In a joint effort that brought together kiwi handlers and conservation volunteers from across the region, a team under the leadership of the Department of Conservation rescued 18 dehydrated kiwi off a Hauraki Gulf island after 14 birds died.
As the drought persevered in the North throughout May and June, food and water levels on Motuora – a kiwi creche island in the Hauraki Gulf Marine Park – reached critical levels.
DoC resident ranger on Motuora, Vonny Sprey began putting out water bowls for kiwi last December, after noticing more kiwi out during the day and finding dehydrated kiwi chicks.
She even captured a video of a kiwi out on the beach during the day foraging for food.
But while the video delighted kiwi fans online nicknaming the bird "Beach Girl", it was a sign that all was not well.
The situation came to a head after nine adults and five juveniles died on the island.
"During lockdown in May, a decision was made to remove kiwi as soon as possible after Covid-19 lockdown conditions allowed," a DoC spokesperson said.
"Normally we move 20 kiwi annually off Motuora to safe havens in lower Northland where the kiwi originated. But this year, because of the Covid-19 lockdown, we were unable to do so earlier. It was particularly difficult given the drought conditions on the island."
Beach Girl was first to come off the island and was taken straight into Robert Webb's caring hands at the Whangārei Native Bird Recovery Centre.
After feeding up well for a week, she was quietly released into the Whangārei Heads area by Backyard Kiwi Project manager Todd Hamilton.
DoC biodiversity ranger Ayla Wiles then pulled together a kiwi rescue team consisting of Julia Brady (DoC), Rolf Fuchs and Pete Graham (Northland Regional Council), Todd Hamilton, Bevan Cramp and Ben Lovell (Pukenui Western Hills Forest Trust) and Ngaire Sullivan (Kiwi Coast).
The crew, joined by Auckland Zoo vet, Dr Stefan Saverimuttu headed to the island in early June.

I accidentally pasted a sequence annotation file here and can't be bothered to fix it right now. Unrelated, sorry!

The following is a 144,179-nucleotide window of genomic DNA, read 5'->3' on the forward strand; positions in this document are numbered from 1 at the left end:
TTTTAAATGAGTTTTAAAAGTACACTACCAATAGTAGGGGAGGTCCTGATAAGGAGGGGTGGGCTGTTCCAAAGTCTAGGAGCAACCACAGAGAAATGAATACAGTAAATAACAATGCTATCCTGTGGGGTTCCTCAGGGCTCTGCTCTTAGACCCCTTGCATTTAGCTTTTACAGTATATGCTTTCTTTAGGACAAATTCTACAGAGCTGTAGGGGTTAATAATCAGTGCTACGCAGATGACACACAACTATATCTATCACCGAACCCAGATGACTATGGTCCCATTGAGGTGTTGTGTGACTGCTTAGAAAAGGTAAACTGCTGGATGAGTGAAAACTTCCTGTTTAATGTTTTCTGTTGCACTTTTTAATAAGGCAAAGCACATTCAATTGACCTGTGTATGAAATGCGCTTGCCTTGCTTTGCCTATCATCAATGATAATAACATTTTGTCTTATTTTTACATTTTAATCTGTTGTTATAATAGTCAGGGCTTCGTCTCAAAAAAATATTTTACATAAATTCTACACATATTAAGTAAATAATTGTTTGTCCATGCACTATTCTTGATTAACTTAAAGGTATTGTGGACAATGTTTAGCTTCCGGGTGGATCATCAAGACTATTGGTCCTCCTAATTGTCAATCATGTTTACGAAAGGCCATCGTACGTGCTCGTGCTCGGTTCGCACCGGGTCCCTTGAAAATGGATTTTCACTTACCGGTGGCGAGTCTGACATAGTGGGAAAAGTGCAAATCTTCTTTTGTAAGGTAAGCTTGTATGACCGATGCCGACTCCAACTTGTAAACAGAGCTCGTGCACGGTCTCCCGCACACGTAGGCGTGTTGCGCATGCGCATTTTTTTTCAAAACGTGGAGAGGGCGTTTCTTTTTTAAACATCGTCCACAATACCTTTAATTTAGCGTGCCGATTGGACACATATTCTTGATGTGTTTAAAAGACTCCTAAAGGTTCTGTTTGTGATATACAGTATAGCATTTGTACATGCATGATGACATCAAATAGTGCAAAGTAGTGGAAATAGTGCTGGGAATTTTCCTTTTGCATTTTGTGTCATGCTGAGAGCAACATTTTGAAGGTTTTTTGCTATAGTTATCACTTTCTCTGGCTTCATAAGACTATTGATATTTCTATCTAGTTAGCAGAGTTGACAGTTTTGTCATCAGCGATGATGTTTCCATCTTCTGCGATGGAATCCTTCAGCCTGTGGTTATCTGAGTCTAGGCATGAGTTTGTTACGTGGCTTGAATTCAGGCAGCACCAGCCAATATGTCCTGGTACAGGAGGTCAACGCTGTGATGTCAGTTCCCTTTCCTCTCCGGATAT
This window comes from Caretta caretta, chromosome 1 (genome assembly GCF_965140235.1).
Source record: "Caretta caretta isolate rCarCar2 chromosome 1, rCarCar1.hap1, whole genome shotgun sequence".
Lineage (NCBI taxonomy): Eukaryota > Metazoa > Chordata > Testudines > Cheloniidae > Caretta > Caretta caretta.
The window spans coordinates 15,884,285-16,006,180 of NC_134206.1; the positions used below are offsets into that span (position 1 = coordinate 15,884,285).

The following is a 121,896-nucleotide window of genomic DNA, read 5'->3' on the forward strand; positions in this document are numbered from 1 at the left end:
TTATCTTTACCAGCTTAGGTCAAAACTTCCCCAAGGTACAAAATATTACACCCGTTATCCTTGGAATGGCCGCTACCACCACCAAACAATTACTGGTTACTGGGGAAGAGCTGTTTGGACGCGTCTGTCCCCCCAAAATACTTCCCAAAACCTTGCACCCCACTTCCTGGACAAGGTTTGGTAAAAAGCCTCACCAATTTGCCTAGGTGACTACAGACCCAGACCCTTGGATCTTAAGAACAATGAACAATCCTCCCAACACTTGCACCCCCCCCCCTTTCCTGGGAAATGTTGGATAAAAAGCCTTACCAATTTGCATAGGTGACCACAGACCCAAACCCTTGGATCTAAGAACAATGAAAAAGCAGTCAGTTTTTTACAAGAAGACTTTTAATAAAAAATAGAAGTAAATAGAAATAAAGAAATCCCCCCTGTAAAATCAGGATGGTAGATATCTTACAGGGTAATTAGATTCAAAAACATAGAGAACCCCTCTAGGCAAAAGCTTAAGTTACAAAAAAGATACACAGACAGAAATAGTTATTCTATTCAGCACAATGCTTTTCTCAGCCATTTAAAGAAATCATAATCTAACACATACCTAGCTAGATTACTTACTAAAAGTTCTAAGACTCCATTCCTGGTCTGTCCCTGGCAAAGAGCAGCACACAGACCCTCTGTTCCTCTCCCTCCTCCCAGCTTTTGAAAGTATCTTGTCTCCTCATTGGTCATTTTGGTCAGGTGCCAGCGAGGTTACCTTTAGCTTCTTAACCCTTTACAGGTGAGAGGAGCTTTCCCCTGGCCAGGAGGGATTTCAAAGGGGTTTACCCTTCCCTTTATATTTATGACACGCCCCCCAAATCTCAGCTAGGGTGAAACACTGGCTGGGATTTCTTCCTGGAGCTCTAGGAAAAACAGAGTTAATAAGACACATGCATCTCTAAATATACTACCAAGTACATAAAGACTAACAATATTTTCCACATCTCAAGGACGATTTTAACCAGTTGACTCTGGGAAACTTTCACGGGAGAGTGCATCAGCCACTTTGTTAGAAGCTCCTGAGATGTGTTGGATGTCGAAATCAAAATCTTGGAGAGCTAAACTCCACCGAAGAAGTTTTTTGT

Working till 4.30am, the kiwi rescue crew captured 17 kiwi, and each was assessed for its health condition, weighed, fitted with a transmitter and in three instances, immediately given 30ml of fluid.
"Unsurprisingly, the kiwi were assessed to be in poor condition, and well under-weight given their size and estimated age," Sullivan said.
After a few hours' sleep, the rescue crew were up again to transport the 17 kiwi to the mainland and into the care of two community-led projects.
Eleven birds went to Marunui Conservation in the Brynderwyn Hills and six to Pukenui Western Hills Forest Trust in Whangārei.
"Both projects have extensive predator control and good dog control plans in place, plus accredited kiwi handlers who can monitor the kiwi and track their progress," Sullivan explained.
"Beach Girl, the video star, is already exceeding expectations of recovery."
Two weeks ago, her weight had increased to 2250g from 1650g on her release day. That's 600g in just 15 nights, showing she was feeding up well and recovering swiftly.
Meanwhile on Motuora, recent rain has softened the ground, improving feeding conditions for remaining kiwi on the island.
"The campground has become a foraging site for kiwi so that has been closed until August 20 to provide more places for kiwi to seek out a meal," DoC said.
They said the limits of smaller island sanctuaries like Motuora were well known:
"Without larger areas of standing water drought-prone islands have a limit to their carrying capacity for some species. However, they are ideal for raising species in manageable, predator-free environments."
The island creche currently has a resident population of more than 150 birds.
A 19th kiwi was brought off recently.